Sevilla raises its fourth Europa League.
This Saturday, at the Wanda Metropolitan Stadium in Madrid, the Andalusian team can add one more date to its glorious recent history. He will do it if he defeats FC Barcelona in the final of the Copa del Rey, which would be his first title after the relay in the sports management and the departure of Monchi authentic factotum of those ten years of success.  Prior to that Eindhoven final, Sevilla could boast of having won a Liga (1946) and three Copa del Rey (1940, 1943 and 1951). An enviable record for many Spanish clubs but too far for several generations of Sevilla. Since 2006, the showcase of Ramón Sánchez Pizjuán is much more populated: there have been two Copas del Rey (2007 and 2010), a Supercopa de Europa (2006), a Supercopa de España (2007) and, on all, five titles of the Europa League (2006, 2007, 2014, 2015 and 2016); the first two, under its former name of the UEFA Cup. The average goes out almost to title by year.
The signings of Monchi
Two aspects draw attention in this winning cycle: its long duration – few teams keep fighting for titles for so many years- and the ability to adapt to change during all that time. If Monchi -replaced a year ago by Óscar Arias – was the common denominator, players came and went with unusual fluency in successful teams. And generally, leaving a lot of money in the treasury.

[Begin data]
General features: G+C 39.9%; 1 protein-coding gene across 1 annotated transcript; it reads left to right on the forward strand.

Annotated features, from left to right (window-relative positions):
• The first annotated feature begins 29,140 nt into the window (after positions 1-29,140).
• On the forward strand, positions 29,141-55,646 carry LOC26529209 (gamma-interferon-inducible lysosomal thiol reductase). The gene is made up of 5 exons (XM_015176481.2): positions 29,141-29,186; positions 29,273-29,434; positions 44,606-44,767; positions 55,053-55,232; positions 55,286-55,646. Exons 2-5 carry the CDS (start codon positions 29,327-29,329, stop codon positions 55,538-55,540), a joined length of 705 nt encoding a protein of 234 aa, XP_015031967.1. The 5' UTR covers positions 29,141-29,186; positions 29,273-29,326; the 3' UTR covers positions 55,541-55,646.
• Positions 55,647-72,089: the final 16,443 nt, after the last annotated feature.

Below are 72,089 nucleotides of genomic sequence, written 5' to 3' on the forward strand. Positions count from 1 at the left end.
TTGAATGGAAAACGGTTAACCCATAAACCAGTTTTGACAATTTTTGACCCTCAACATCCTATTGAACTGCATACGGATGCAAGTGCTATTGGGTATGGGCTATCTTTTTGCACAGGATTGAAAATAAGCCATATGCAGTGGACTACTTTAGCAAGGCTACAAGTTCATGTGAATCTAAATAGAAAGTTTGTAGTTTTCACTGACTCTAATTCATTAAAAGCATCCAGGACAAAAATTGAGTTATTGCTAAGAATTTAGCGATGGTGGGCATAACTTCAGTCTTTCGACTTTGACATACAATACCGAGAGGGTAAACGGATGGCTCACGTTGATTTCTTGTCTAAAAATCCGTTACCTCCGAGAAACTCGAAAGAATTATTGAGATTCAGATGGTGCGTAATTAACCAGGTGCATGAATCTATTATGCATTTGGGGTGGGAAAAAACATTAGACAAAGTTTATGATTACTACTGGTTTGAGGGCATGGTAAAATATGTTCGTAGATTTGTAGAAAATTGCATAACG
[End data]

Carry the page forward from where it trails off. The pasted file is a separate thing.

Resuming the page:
Dani Alves, Poulsen or Adriano were the most talked about sales ten years ago. Then Keyta or Jesus Navas. In recent years, they followed the same path Rakitic, Bacca, Krychowiak, Vitolo, Gameiro or Banega, already back after their bad experience at Inter.
Sevilla has done well that topic that names go by and the shield. With coaches the same thing happens. His victories in all this time are not linked to one or two coaches, as would be expected. They started with Juande Ramos (2005-2008), who hit the scare to go to Tottenham Hotspur mid-season; followed with Antonio Álvarez an interim who finished the work of Manolo Jiménez (elimination of Barça de Guardiola included) to conquer the 2010 Cup against Atlético; and especially with Unai Emery who found in Nervión the springboard to get to PSG.
In this successful chronology, however, there is a parenthesis between 2010 and 2013. After the aforementioned Álvarez, Monchi tried three coaches that did not work: Gregorio Manzano Marcelino García Toral and Míchel . The arrival of Emery to replace the latter returned Sevilla to the podium, which wants to return this Saturday, and without Monchi. And to show that success is not a matter of a decade already overcome, but something with which they have become accustomed to living together.